0

I am in need of a quick fix for php to prevent attacks taking down my server relating to php bug #53632

Some of my servers are 32bit and contain various clients php scripts.

Ideally I will patch PHP to the latest version, but in the mean time I thought using the php.ini auto_prepend_file directive to automatically include a fix would buy me some time. Can you see any problems with this temporary fix?

So I edited my php.ini file and add:

auto_prepend_file = c:\wamp\www\php-53632-fix.php

Code:

<?php

if ($_REQUEST)
{
    foreach ($_REQUEST as $fixKey => $fixValue)
    {
        if (strstr(str_replace('.','',$fixValue),'22250738585072011')) 
        {
            unset($_REQUEST[$fixKey]);
            unset($_COOKIE[$fixKey]);
            unset($_POST[$fixKey]);
            unset($_GET[$fixKey]);          
            $GLOBALS[$fixKey]="";
        }
    }
    reset($_REQUEST);
    unset($fixKey);
    unset($fixValue);
}

if ($_SERVER)
{
    foreach ($_SERVER as $fixKey => $fixValue)
    {
        if (strstr(str_replace('.','',$fixValue),'22250738585072011')) 
        {
            unset($_SERVER[$fixKey]);
            $GLOBALS[$fixKey]="";
        }
    }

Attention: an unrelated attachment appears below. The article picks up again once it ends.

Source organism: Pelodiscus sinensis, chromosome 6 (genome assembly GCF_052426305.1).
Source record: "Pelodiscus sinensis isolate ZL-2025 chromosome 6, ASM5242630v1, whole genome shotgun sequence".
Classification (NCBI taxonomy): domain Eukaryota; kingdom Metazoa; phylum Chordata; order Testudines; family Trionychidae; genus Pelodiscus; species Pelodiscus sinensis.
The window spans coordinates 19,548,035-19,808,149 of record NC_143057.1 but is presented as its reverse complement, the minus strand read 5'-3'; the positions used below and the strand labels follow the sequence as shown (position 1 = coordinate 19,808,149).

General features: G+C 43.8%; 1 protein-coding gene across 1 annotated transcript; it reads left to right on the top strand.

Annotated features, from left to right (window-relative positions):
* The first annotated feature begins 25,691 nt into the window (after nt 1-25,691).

reset($_SERVER);
    unset($fixKey);
    unset($fixValue);
}
1

This relies on the fact that no REQUEST variable hiding is taking place.

A malicious request posting to index.php?var=2.22507... and supplying a POST variable also named var, only one will appear within the REQUEST array. It takes a maximum of two, and a minimum of one request to bypass this filter.

      GET[var]   POST[var]  REQUEST[var]
req1  test       2.225..    test
req2  2.225..    test       2.225..

One will cause the request to go undetected depending on server configuration. This can also be done with other combinations, i.e. GET/COOKIE, POST/COOKIE etc, you get the idea.

Each array should be checked individually. In fact, you may even get away with not checking REQUEST, it being an aggregate. It's slightly more overhead but it's more secure if you cannot guarantee that you're never using $_GET, $_POST or $_COOKIE directly in your code.

3

Why do you want to continue the obviously maliscious request at all? I'd just terminate script like here.

0

I agree, just kill the script once you encounter one of the bad values.

See http://www.aircraft24.com/en/info/php-float-dos-quickfix.htm for our latest workaround.

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